Of course, the possibility of seeing Real Housewife Teresa in an orange jump suit will surely boost ratings of the popular television show, and if Teresa has the same business savvy of fellow celebrity convict, Martha Stewart, then she will likely survive her incarceration and come out on top, at least financially. However, she may have to say good-bye, forever, to her husband, Joe, who is likely to be deported as a result of his conviction. Joe is not a United States citizen. Born in Saronno, Italy, Joe came to the U.S. as a small child and grew up in Patterson, New Jersey. He is an Italian citizen and a lawful permanent resident (“LPR”) of the United States. Even though he has lived in the United States almost his entire life, is married to a U.S. citizen, and has four U.S. citizen children, he will almost certainly be unable to avoid deportation to Italy.

Under U.S. immigration law, certain crimes are classified as aggravated felonies, regardless of how the offense is graded by a state’s criminal code. Under 8 U.S.C. § 1101(a)(43)(M), a conviction for a crime of fraud or deceit in which the loss to the victim exceeds $10,000 (or a conviction for tax evasion in which the revenue loss to the Government exceeds $10,000) is an aggravated felony. Any alien, like Joe Giudice, who has been convicted of an aggravated felony as defined in Section 8 of the U.S. Code, is deportable, regardless of how long he has been in the United States or what family connections he may have. And to make matters worse for Joe, an LPR is ineligible for the main form of discretionary relief for permanent residents—cancellation of removal under 8 USC § 1229b(a). Lastly, under 8 U.S.C. §1252(a)(2)(C), judicial review is barred for any alien convicted of an aggravated felony.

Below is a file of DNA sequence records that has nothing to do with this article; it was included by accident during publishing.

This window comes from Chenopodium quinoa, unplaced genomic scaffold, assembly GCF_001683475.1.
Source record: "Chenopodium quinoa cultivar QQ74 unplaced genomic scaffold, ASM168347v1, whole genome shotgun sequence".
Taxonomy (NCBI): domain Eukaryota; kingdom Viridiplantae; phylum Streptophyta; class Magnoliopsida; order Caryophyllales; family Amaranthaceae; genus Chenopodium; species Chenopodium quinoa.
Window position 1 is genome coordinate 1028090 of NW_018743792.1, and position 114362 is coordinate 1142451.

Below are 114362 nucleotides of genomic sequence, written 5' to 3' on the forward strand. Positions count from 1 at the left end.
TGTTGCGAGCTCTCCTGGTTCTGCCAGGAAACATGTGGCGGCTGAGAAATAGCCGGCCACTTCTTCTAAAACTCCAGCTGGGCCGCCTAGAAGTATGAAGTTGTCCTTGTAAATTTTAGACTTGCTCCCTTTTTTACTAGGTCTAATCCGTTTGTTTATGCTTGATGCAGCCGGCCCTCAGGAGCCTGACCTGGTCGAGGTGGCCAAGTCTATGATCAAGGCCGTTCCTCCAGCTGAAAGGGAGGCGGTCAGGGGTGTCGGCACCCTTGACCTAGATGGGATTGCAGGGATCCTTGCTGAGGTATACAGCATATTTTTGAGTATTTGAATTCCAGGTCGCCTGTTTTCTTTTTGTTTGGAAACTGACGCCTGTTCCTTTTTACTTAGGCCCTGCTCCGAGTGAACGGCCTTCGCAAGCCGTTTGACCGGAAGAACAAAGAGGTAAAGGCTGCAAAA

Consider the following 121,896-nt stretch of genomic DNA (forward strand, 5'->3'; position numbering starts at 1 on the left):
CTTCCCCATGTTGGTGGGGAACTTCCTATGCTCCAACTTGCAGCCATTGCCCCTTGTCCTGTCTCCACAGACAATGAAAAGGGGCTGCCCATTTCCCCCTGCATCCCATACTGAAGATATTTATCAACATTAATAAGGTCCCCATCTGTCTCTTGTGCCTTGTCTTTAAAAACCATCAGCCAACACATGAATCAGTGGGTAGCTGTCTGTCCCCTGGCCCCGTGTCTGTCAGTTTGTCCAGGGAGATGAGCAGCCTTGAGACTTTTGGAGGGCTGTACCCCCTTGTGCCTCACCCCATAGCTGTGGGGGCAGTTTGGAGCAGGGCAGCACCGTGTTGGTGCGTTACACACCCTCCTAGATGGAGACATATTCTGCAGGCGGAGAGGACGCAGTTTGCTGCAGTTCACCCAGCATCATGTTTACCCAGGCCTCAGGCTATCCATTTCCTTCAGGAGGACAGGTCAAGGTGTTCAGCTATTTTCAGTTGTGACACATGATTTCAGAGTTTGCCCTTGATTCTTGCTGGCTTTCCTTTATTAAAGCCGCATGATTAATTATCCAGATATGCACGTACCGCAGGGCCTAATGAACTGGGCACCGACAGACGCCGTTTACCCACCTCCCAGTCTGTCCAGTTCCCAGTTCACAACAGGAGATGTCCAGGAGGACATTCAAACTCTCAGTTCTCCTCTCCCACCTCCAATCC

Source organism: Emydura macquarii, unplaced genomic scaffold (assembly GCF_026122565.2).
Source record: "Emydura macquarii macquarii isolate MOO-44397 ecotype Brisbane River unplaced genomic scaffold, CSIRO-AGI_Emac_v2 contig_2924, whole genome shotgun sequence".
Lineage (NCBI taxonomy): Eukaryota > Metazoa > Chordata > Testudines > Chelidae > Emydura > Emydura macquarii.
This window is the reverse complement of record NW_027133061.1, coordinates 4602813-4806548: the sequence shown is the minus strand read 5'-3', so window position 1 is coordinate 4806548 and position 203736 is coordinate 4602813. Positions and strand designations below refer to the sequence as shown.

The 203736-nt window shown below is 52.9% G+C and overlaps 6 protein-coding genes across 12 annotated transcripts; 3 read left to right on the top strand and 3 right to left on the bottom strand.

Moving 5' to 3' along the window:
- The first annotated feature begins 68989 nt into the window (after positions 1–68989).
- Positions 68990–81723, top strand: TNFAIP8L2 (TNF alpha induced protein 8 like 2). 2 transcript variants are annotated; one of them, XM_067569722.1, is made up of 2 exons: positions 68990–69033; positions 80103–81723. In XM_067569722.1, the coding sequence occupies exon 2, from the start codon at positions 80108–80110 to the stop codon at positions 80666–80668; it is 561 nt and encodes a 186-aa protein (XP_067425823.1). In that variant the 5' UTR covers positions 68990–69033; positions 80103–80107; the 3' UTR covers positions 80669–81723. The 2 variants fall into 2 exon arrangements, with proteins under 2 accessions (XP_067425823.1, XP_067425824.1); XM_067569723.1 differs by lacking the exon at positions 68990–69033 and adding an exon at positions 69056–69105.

Following his deportation, Joe Giudice will be ineligible to apply for re-admission to the United States for twenty years. Even if he subsequently applies for re-admission, his conviction might still bar his admission under a discretionary finding of lack of good moral character, because admission to the United States through the granting of a visa (and seeking admission at a port of entry) is entirely at the discretion of the consular officials who conduct visa interviews (and the border patrol officers who receive foreigners at U.S. ports of entry).

This sad story would have had a much happier ending if Joe had simply naturalized and become a U.S. citizen years ago. For reasons unknown, he chose not to do so and now it looks like Season 6 of  “The Real Housewives” is likely to be its most dramatic yet, with lots of tearful good-byes as Teresa and Joe Giudice begin their sentences. Once Joe has served his time in federal jail, he will be handed over to Immigration and Customs Enforcement officers and placed in deportation proceedings, at which time, unless there is significant change in U.S. immigration law, he will be ordered to be removed to Italy. Who knows, maybe we’ll see a spin-off of the popular show, starring Teresa and Joe, called “The Real Housewives of Saronno.”